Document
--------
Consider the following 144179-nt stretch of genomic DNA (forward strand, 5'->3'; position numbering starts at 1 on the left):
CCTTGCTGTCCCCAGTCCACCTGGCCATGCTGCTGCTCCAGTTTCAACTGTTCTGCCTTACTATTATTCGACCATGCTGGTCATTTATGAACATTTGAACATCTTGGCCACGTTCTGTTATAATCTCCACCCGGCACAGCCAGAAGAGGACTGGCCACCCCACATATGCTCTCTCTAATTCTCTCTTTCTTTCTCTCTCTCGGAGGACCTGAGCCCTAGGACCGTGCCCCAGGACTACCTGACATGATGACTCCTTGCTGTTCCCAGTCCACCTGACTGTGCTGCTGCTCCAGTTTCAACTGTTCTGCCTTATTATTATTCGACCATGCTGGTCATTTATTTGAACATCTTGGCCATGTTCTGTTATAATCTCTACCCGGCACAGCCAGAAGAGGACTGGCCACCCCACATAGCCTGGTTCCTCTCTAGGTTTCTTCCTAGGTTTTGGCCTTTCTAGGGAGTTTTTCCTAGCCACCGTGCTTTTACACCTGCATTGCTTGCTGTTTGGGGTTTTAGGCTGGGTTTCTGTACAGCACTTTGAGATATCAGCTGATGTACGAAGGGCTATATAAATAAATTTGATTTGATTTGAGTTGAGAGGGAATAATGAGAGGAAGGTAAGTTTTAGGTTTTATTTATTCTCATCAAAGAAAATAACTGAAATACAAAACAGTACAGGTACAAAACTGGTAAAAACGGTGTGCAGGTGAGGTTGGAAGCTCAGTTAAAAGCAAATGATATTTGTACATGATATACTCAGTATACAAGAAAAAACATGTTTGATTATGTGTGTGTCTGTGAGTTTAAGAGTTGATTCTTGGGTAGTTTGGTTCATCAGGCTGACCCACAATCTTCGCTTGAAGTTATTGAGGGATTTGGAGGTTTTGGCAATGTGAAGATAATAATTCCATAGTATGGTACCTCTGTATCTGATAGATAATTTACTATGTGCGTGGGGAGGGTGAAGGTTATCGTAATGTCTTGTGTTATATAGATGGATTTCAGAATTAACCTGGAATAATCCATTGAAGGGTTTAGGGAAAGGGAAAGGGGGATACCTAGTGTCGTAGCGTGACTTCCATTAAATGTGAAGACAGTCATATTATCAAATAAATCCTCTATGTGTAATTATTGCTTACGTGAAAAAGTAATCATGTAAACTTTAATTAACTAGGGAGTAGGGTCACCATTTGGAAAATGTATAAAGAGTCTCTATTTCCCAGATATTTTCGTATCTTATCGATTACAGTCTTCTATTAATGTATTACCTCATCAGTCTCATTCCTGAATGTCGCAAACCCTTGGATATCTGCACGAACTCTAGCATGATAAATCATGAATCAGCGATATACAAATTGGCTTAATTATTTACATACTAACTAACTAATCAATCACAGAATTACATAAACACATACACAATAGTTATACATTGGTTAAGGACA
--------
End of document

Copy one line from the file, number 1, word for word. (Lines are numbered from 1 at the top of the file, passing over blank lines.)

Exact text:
Consider the following 144179-nt stretch of genomic DNA (forward strand, 5'->3'; position numbering starts at 1 on the left):